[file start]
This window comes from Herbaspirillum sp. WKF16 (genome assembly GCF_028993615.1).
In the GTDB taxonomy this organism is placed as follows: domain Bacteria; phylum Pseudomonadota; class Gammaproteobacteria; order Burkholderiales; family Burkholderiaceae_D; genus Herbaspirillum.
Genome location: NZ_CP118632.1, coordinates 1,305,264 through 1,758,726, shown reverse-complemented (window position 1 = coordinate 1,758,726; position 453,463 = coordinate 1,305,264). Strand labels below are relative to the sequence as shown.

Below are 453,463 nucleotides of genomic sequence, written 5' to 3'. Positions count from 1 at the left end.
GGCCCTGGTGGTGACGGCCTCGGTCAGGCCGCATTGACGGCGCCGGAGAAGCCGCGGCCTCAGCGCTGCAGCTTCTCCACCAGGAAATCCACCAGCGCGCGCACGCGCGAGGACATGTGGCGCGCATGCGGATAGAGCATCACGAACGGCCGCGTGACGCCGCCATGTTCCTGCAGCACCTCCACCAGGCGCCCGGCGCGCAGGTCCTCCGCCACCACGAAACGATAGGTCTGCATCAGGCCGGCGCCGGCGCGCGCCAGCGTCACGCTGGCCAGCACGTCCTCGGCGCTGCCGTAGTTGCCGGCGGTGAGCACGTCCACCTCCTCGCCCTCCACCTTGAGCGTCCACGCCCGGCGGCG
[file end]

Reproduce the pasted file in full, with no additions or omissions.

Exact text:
This window comes from Herbaspirillum sp. WKF16 (genome assembly GCF_028993615.1).
In the GTDB taxonomy this organism is placed as follows: domain Bacteria; phylum Pseudomonadota; class Gammaproteobacteria; order Burkholderiales; family Burkholderiaceae_D; genus Herbaspirillum.
Genome location: NZ_CP118632.1, coordinates 1,305,264 through 1,758,726, shown reverse-complemented (window position 1 = coordinate 1,758,726; position 453,463 = coordinate 1,305,264). Strand labels below are relative to the sequence as shown.

Below are 453,463 nucleotides of genomic sequence, written 5' to 3'. Positions count from 1 at the left end.
GGCCCTGGTGGTGACGGCCTCGGTCAGGCCGCATTGACGGCGCCGGAGAAGCCGCGGCCTCAGCGCTGCAGCTTCTCCACCAGGAAATCCACCAGCGCGCGCACGCGCGAGGACATGTGGCGCGCATGCGGATAGAGCATCACGAACGGCCGCGTGACGCCGCCATGTTCCTGCAGCACCTCCACCAGGCGCCCGGCGCGCAGGTCCTCCGCCACCACGAAACGATAGGTCTGCATCAGGCCGGCGCCGGCGCGCGCCAGCGTCACGCTGGCCAGCACGTCCTCGGCGCTGCCGTAGTTGCCGGCGGTGAGCACGTCCACCTCCTCGCCCTCCACCTTGAGCGTCCACGCCCGGCGGCG